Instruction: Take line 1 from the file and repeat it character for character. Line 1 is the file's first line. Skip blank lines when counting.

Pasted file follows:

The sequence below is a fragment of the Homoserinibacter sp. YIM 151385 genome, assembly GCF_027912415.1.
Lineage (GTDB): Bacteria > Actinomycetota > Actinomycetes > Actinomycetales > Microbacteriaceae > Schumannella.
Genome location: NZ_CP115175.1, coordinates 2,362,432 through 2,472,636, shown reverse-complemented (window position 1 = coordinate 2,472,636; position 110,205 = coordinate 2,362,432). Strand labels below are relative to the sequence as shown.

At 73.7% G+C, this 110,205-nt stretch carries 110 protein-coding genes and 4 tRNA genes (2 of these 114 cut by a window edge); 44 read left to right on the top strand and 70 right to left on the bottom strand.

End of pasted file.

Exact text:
The sequence below is a fragment of the Homoserinibacter sp. YIM 151385 genome, assembly GCF_027912415.1.